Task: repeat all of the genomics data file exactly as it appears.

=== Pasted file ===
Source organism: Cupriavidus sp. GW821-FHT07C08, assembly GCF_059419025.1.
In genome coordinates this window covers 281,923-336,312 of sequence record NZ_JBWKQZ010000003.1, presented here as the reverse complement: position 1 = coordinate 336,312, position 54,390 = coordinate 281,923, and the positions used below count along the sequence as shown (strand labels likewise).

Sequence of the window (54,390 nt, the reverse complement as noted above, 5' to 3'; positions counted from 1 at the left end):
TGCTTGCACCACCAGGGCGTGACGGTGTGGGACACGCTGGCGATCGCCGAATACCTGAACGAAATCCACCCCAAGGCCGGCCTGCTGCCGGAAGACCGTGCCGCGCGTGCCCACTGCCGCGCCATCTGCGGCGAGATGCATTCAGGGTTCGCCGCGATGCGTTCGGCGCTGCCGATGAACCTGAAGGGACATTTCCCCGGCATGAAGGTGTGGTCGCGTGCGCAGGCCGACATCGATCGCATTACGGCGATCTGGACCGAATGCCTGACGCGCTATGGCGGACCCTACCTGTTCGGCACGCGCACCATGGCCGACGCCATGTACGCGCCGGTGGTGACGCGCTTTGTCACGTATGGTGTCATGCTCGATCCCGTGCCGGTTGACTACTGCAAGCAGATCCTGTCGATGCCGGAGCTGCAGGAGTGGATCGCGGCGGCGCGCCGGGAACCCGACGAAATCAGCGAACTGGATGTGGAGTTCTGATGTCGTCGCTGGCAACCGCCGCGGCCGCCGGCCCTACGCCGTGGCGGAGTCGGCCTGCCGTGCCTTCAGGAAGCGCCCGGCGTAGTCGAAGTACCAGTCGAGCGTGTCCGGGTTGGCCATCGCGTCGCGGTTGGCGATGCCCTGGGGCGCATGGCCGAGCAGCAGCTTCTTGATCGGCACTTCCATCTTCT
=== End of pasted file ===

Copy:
Source organism: Cupriavidus sp. GW821-FHT07C08, assembly GCF_059419025.1.
In genome coordinates this window covers 281,923-336,312 of sequence record NZ_JBWKQZ010000003.1, presented here as the reverse complement: position 1 = coordinate 336,312, position 54,390 = coordinate 281,923, and the positions used below count along the sequence as shown (strand labels likewise).

Sequence of the window (54,390 nt, the reverse complement as noted above, 5' to 3'; positions counted from 1 at the left end):
TGCTTGCACCACCAGGGCGTGACGGTGTGGGACACGCTGGCGATCGCCGAATACCTGAACGAAATCCACCCCAAGGCCGGCCTGCTGCCGGAAGACCGTGCCGCGCGTGCCCACTGCCGCGCCATCTGCGGCGAGATGCATTCAGGGTTCGCCGCGATGCGTTCGGCGCTGCCGATGAACCTGAAGGGACATTTCCCCGGCATGAAGGTGTGGTCGCGTGCGCAGGCCGACATCGATCGCATTACGGCGATCTGGACCGAATGCCTGACGCGCTATGGCGGACCCTACCTGTTCGGCACGCGCACCATGGCCGACGCCATGTACGCGCCGGTGGTGACGCGCTTTGTCACGTATGGTGTCATGCTCGATCCCGTGCCGGTTGACTACTGCAAGCAGATCCTGTCGATGCCGGAGCTGCAGGAGTGGATCGCGGCGGCGCGCCGGGAACCCGACGAAATCAGCGAACTGGATGTGGAGTTCTGATGTCGTCGCTGGCAACCGCCGCGGCCGCCGGCCCTACGCCGTGGCGGAGTCGGCCTGCCGTGCCTTCAGGAAGCGCCCGGCGTAGTCGAAGTACCAGTCGAGCGTGTCCGGGTTGGCCATCGCGTCGCGGTTGGCGATGCCCTGGGGCGCATGGCCGAGCAGCAGCTTCTTGATCGGCACTTCCATCTTCT